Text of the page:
A Pivotal Reunion in the Garden—John 20:1-18

Studies in John’s Gospel—Lesson 44

by Reta Halteman Finger

"Noli Me Tangere" by Lavinia Fontana
“Noli Me Tangere” (Jesus appears to Mary Magdalene as a Gardener) by Lavinia Fontana, 1552-1614, oil on canvas. Uffizi Gallery, Florence, Italy
Image from Wikipedia Commons

John 20:1-18 is part of the climax to one of the most profound stories you will ever read. All that came before and all that follows centers around this moment in the garden. Something has happened since Friday’s burial of Jesus—but so far it is God’s big secret.

Just before Sunday’s dawn a disciple, Mary Magdalene, comes to the tomb and finds the stone rolled away from the entrance (20:1). She mistakenly thinks enemies have come to steal the body. She runs to tell two friends: Peter and an unnamed “other disciple.”

Do you get it?

While she runs, let’s take stock of the bigger picture. The Prologue of this Gospel states that the Wisdom/Word came down from God to live with God’s people, but that most of them did not recognize him (1:10-11). Over the 19 chapters we have read, we can identify characters by what they “get” or don’t “get.” Only those “in the know”—who “get it”— receive power to become children of God (1:12). With this in mind, let’s watch this scene unfold.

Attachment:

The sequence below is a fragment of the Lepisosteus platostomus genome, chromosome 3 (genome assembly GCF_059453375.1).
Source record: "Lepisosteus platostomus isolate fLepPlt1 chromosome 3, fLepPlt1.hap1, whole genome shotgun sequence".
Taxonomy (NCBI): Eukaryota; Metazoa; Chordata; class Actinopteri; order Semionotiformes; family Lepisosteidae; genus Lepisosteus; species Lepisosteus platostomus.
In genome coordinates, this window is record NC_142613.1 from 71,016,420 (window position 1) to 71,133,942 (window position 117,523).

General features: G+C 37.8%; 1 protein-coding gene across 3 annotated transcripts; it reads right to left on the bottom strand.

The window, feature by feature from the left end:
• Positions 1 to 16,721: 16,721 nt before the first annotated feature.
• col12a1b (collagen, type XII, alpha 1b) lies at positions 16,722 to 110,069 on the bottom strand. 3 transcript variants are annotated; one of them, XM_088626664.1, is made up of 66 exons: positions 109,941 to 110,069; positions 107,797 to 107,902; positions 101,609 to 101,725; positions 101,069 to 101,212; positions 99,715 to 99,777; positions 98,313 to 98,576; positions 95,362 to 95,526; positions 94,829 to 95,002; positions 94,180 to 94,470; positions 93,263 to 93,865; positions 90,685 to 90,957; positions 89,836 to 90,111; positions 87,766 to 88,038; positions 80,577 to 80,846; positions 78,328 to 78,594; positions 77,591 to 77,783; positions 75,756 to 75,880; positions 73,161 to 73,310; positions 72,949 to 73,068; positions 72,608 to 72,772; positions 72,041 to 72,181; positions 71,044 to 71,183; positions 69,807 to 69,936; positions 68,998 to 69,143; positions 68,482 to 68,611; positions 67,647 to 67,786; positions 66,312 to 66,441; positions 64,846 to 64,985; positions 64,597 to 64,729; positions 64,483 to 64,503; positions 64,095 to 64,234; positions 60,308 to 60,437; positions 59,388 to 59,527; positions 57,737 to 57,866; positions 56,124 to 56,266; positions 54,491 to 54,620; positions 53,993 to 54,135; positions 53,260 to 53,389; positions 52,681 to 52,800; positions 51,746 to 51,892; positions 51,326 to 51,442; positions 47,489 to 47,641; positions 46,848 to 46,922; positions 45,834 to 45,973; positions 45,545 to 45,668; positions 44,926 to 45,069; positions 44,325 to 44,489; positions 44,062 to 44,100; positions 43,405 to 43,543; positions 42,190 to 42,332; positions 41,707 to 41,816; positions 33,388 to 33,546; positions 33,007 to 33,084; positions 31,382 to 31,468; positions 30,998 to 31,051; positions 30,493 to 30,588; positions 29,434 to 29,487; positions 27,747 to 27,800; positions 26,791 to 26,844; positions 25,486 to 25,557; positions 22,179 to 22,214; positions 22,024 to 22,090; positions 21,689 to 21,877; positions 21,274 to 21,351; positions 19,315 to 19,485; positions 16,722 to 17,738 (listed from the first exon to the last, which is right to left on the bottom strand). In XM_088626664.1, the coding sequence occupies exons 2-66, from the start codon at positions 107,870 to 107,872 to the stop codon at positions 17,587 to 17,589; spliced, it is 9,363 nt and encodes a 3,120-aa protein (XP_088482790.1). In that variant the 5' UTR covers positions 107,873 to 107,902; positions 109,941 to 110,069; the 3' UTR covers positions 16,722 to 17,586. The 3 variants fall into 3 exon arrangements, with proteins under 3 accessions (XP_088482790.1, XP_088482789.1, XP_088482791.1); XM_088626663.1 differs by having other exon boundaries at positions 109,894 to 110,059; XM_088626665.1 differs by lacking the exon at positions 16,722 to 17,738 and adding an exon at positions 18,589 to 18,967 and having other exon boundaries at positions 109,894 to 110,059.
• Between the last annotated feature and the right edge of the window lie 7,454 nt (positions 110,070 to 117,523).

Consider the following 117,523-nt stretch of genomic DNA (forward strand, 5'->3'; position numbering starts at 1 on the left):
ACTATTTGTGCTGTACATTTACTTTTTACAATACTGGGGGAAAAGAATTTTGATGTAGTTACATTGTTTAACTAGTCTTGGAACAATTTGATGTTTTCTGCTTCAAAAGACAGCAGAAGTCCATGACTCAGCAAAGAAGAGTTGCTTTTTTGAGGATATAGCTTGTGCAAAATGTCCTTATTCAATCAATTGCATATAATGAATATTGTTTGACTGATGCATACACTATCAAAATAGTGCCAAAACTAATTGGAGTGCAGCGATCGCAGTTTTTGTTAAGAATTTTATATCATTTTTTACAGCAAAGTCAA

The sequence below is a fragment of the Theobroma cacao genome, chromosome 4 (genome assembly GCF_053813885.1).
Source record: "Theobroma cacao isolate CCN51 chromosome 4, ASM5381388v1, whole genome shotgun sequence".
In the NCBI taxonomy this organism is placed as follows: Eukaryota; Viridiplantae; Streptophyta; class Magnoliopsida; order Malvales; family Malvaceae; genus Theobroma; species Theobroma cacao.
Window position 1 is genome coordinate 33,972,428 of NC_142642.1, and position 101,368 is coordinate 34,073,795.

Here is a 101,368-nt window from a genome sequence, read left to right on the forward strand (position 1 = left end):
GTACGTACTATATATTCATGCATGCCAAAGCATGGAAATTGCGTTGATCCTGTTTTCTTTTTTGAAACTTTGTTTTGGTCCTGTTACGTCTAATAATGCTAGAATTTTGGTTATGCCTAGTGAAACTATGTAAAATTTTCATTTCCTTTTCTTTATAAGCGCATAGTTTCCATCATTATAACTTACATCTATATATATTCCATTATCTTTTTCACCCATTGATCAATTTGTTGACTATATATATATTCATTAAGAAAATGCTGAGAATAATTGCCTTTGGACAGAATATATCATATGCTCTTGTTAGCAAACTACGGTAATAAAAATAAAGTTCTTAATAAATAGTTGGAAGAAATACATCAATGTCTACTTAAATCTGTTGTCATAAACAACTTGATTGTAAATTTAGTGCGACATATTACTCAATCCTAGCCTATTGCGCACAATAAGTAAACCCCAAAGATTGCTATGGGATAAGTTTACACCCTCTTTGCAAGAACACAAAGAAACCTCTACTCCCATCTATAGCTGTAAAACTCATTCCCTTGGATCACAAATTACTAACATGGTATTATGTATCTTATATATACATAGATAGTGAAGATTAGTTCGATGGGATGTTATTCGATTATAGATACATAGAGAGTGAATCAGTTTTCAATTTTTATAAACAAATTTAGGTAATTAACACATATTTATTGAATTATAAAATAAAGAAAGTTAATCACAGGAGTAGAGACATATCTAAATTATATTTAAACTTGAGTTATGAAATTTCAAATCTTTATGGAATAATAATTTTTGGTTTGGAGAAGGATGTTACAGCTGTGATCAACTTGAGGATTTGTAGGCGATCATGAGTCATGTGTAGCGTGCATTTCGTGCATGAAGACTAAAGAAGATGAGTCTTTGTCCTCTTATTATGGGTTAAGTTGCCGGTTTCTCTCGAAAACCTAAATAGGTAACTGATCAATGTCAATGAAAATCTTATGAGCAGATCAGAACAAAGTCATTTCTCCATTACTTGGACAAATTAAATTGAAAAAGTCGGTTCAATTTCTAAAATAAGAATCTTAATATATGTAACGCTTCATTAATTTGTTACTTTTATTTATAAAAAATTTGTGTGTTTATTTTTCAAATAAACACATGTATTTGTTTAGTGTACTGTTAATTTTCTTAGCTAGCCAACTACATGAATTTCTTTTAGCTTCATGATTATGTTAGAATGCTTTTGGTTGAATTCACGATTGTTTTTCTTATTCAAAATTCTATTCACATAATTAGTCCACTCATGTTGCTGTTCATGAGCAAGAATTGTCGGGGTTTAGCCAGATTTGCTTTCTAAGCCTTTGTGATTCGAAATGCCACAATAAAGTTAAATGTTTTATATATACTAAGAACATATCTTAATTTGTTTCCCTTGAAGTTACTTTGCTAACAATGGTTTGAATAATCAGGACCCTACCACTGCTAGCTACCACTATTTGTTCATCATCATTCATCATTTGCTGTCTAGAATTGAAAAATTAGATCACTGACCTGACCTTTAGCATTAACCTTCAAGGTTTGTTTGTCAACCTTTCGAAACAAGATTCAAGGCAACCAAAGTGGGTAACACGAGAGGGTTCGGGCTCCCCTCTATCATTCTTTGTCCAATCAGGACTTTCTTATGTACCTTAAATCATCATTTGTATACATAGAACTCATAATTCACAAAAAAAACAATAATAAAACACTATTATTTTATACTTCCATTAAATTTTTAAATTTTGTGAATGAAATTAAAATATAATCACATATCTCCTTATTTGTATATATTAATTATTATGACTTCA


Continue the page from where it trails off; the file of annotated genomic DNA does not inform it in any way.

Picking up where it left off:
Does he get it?

First, what do we know about this “other disciple,” sometimes called the Beloved Disciple? In the Synoptic Gospels, Peter is clearly dominant, but the Fourth Gospel favors the Beloved Disciple, who is probably an author or major source. For example, he sits next to Jesus at the supper, so Peter has to go through him to ask Jesus a question (13:23-25); he knows the high priest (18:15), so must live near Jerusalem; he doesn’t deny Jesus as Peter does (18:25-27). Here, the Beloved Disciple outruns Peter, but waits deferentially until Peter first enters the tomb (20:4-8), a sign he is probably younger than Peter. Although none of the three disciples understands the scripture that Jesus must rise from the dead (20:9), somehow the other disciple “saw and believed” (20:8). He knows something Peter and Mary do not. Was it easier for this disciple to comprehend Jesus rising from death because he is Lazarus, who had also been awakened from a tomb? (11:44).

Does she get it?

The men leave, but Mary stays and weeps by the tomb. John 20:11-18 recounts what is surely the most poignant scene between the risen Jesus and an earthbound lover in all the Gospels. We see a peasant woman from a small village in Galilee, one whom Jesus previously healed from mental illness (Luke 8:2). She weeps in despair because even his dead body has been disrespected. Does this mean that everything he taught and did is now invalidated? The seven demons of her past (Lk 8:2) lie in wait to attack again. Angels in the tomb only mock its emptiness, and when someone behind her asks why she is crying, she thinks it must be the gardener. Only when Jesus says her name does she turn around and see him. It is her Teacher, her “Rabbouni”!